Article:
POLICE concerns about online shopping for illicit drugs has prompted a warning to parents to check what their children are receiving in the mail.
Senior Constable Lee Stewart, of the Warrnambool police divisional response unit, said officers searched a Port Fairy home at 6.20pm last Friday as part of AN investigation into trafficking of lysergic acid diethylamide (LSD) and ecstasy.
Senior Constable Stewart said an 18-year-old man was arrested and admitted to buying LSD and ecstasy from an online drug supermarket, which sends them in the mail.
“No LSD or ecstasy was located,” Senior Constable Stewart said. “The accused stated had used the ecstasy about two weeks before and threw out most of the LSD less than a week ago.
“A small amount of cannabis was found in a bedroom in a lockable container.
“He admitted to using his computer that was located in his bedroom to order the illicit drugs online.”
Senior Constable Stewart said the teenager was arrested, interviewed and released from police custody. He is expected to be charged with offences on summons.
“A teacher also found a tablet at a Warrnambool school,” he said.
“Police were called ... and the substance spot-tested positive to LSD.
“We want parents to be aware of what their children are receiving via mail and what LSD looks like. If parents have any further details they can contact the Warrnambool police station or Crime Stoppers on 1800 333 000.”
Another 18-year-old Warrnambool man was charged on April 1 with assault and drug-related offences after taking LSD obtained online.
Constable Ross Hatton, of Warrnambool police, told the Warrnambool Magistrates Court last week that after being arrested the young man’s behaviour was the most erratic he had ever seen.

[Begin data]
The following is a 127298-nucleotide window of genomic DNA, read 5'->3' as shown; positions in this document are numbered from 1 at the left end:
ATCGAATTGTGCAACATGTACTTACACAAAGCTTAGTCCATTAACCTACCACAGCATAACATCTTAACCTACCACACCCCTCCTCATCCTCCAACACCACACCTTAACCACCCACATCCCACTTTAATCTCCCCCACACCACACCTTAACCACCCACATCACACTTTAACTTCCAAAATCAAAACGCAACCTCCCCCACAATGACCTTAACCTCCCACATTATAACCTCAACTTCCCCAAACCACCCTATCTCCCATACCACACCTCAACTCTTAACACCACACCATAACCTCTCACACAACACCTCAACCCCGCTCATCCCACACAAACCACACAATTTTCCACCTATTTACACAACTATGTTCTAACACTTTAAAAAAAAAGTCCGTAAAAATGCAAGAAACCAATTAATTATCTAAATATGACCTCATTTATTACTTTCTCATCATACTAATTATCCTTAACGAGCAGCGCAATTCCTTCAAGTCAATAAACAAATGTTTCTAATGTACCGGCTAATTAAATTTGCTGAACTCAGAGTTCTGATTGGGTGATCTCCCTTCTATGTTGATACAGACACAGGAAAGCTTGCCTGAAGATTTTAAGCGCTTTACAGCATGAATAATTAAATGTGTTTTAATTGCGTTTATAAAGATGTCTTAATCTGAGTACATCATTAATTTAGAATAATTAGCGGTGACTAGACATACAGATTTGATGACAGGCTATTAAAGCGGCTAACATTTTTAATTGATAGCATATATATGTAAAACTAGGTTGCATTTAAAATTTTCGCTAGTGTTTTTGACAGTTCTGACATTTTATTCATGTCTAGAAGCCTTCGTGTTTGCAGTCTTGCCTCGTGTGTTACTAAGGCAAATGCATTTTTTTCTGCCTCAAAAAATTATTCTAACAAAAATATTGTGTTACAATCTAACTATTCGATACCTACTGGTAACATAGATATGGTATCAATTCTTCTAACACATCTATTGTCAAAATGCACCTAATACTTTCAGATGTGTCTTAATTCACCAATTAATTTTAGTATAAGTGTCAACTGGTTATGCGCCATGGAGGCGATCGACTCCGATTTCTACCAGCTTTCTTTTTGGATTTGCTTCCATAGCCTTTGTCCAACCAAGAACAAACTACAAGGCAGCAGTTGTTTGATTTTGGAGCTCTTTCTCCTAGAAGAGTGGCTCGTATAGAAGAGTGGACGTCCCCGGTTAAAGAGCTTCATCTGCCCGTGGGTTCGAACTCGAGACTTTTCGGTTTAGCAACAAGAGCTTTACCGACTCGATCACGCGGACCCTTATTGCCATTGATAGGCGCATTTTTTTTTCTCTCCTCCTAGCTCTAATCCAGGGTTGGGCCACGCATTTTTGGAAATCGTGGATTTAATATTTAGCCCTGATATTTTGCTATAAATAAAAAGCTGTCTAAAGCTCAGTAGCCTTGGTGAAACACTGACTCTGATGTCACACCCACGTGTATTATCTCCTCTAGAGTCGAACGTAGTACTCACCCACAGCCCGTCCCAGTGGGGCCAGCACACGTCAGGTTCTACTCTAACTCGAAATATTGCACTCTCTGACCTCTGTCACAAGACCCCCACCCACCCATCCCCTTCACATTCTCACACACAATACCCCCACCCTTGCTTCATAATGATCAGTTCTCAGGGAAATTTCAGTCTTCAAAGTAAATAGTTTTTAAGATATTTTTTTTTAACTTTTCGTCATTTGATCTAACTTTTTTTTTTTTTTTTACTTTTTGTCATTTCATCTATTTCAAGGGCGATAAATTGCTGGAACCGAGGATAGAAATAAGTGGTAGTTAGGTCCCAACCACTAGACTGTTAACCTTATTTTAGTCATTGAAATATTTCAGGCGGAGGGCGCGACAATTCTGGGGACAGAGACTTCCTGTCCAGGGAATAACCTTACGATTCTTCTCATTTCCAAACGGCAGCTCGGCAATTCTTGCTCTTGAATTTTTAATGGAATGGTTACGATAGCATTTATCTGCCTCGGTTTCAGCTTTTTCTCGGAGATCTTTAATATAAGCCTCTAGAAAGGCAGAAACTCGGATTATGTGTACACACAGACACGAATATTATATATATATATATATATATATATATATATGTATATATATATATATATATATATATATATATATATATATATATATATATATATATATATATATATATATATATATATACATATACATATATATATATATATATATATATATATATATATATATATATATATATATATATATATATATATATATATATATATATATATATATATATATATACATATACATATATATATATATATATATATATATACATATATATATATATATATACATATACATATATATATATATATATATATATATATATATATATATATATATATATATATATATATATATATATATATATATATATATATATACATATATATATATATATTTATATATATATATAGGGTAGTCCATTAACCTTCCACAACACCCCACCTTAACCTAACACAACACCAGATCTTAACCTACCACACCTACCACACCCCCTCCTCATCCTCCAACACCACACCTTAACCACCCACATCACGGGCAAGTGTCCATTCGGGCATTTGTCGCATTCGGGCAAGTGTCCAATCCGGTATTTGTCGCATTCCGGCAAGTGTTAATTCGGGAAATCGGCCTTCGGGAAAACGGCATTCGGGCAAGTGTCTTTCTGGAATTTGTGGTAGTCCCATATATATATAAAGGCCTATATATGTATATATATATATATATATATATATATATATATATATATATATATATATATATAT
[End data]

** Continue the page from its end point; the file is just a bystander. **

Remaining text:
Constable Hatton said that in snatches of conversations, the teenager revealed he had ingested oven cleaner, lighter fluid and some sort of synthetic LSD bought on the internet.
He was twice taken by police to hospital for assessment and medically cleared.
The young man is thought to have suffered some sort of drug-induced psychosis. He spent 10 days in custody and has been released on bail.
In a recent online survey of 18 to 25-year-old Australians, 10 per cent of respondents who tried synthetic drugs said using them resulted in feeling like they were either going to die or that they had died already.
An online survey of 1100 young Australians who had tried synthetic drugs, showed many people experienced negative side effects, including 48 per cent stating they felt scared and paranoid, 37 per cent felt nausea, more than one in five experienced chest pains and almost half had overwhelming feelings of anxiety.
Director of the National Cannabis Prevention and Information Centre Professor Jan Copeland said these experiences were not isolated, and the drugs had already resulted in several deaths.